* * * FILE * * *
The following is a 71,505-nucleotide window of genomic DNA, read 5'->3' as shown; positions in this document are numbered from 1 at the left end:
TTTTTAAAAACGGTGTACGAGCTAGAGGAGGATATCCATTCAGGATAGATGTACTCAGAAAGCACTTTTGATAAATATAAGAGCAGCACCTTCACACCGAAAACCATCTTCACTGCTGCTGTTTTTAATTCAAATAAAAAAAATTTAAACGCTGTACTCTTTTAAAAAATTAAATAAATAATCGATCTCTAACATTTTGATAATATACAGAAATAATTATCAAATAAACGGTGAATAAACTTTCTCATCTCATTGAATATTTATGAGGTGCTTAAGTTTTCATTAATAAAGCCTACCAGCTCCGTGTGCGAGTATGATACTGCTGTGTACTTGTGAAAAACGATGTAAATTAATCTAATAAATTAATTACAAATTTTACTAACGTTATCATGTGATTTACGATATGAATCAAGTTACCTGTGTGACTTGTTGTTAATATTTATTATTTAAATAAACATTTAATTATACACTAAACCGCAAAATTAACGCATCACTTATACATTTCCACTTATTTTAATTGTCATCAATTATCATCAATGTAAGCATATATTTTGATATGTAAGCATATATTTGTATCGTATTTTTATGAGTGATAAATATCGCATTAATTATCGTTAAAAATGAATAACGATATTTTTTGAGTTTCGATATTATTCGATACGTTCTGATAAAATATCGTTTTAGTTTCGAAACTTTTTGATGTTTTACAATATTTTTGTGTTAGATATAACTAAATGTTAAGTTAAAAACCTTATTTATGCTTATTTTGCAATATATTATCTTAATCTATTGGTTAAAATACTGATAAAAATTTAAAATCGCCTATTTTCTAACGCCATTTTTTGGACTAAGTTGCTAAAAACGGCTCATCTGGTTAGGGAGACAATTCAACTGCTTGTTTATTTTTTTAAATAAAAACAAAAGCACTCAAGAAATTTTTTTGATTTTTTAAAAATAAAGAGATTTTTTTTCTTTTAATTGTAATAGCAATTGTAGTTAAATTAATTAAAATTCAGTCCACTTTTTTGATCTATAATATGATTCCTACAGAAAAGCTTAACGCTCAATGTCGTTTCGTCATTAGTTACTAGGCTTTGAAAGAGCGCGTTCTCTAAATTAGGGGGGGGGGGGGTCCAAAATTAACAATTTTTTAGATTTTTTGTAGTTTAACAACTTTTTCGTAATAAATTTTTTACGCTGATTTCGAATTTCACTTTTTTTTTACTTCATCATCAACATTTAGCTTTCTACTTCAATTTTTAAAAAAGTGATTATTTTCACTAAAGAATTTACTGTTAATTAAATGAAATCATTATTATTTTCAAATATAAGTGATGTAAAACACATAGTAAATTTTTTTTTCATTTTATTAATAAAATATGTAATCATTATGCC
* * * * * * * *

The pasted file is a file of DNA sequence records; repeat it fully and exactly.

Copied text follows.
The following is a 71,505-nucleotide window of genomic DNA, read 5'->3' as shown; positions in this document are numbered from 1 at the left end:
TTTTTAAAAACGGTGTACGAGCTAGAGGAGGATATCCATTCAGGATAGATGTACTCAGAAAGCACTTTTGATAAATATAAGAGCAGCACCTTCACACCGAAAACCATCTTCACTGCTGCTGTTTTTAATTCAAATAAAAAAAATTTAAACGCTGTACTCTTTTAAAAAATTAAATAAATAATCGATCTCTAACATTTTGATAATATACAGAAATAATTATCAAATAAACGGTGAATAAACTTTCTCATCTCATTGAATATTTATGAGGTGCTTAAGTTTTCATTAATAAAGCCTACCAGCTCCGTGTGCGAGTATGATACTGCTGTGTACTTGTGAAAAACGATGTAAATTAATCTAATAAATTAATTACAAATTTTACTAACGTTATCATGTGATTTACGATATGAATCAAGTTACCTGTGTGACTTGTTGTTAATATTTATTATTTAAATAAACATTTAATTATACACTAAACCGCAAAATTAACGCATCACTTATACATTTCCACTTATTTTAATTGTCATCAATTATCATCAATGTAAGCATATATTTTGATATGTAAGCATATATTTGTATCGTATTTTTATGAGTGATAAATATCGCATTAATTATCGTTAAAAATGAATAACGATATTTTTTGAGTTTCGATATTATTCGATACGTTCTGATAAAATATCGTTTTAGTTTCGAAACTTTTTGATGTTTTACAATATTTTTGTGTTAGATATAACTAAATGTTAAGTTAAAAACCTTATTTATGCTTATTTTGCAATATATTATCTTAATCTATTGGTTAAAATACTGATAAAAATTTAAAATCGCCTATTTTCTAACGCCATTTTTTGGACTAAGTTGCTAAAAACGGCTCATCTGGTTAGGGAGACAATTCAACTGCTTGTTTATTTTTTTAAATAAAAACAAAAGCACTCAAGAAATTTTTTTGATTTTTTAAAAATAAAGAGATTTTTTTTCTTTTAATTGTAATAGCAATTGTAGTTAAATTAATTAAAATTCAGTCCACTTTTTTGATCTATAATATGATTCCTACAGAAAAGCTTAACGCTCAATGTCGTTTCGTCATTAGTTACTAGGCTTTGAAAGAGCGCGTTCTCTAAATTAGGGGGGGGGGGGGTCCAAAATTAACAATTTTTTAGATTTTTTGTAGTTTAACAACTTTTTCGTAATAAATTTTTTACGCTGATTTCGAATTTCACTTTTTTTTTACTTCATCATCAACATTTAGCTTTCTACTTCAATTTTTAAAAAAGTGATTATTTTCACTAAAGAATTTACTGTTAATTAAATGAAATCATTATTATTTTCAAATATAAGTGATGTAAAACACATAGTAAATTTTTTTTTCATTTTATTAATAAAATATGTAATCATTATGCC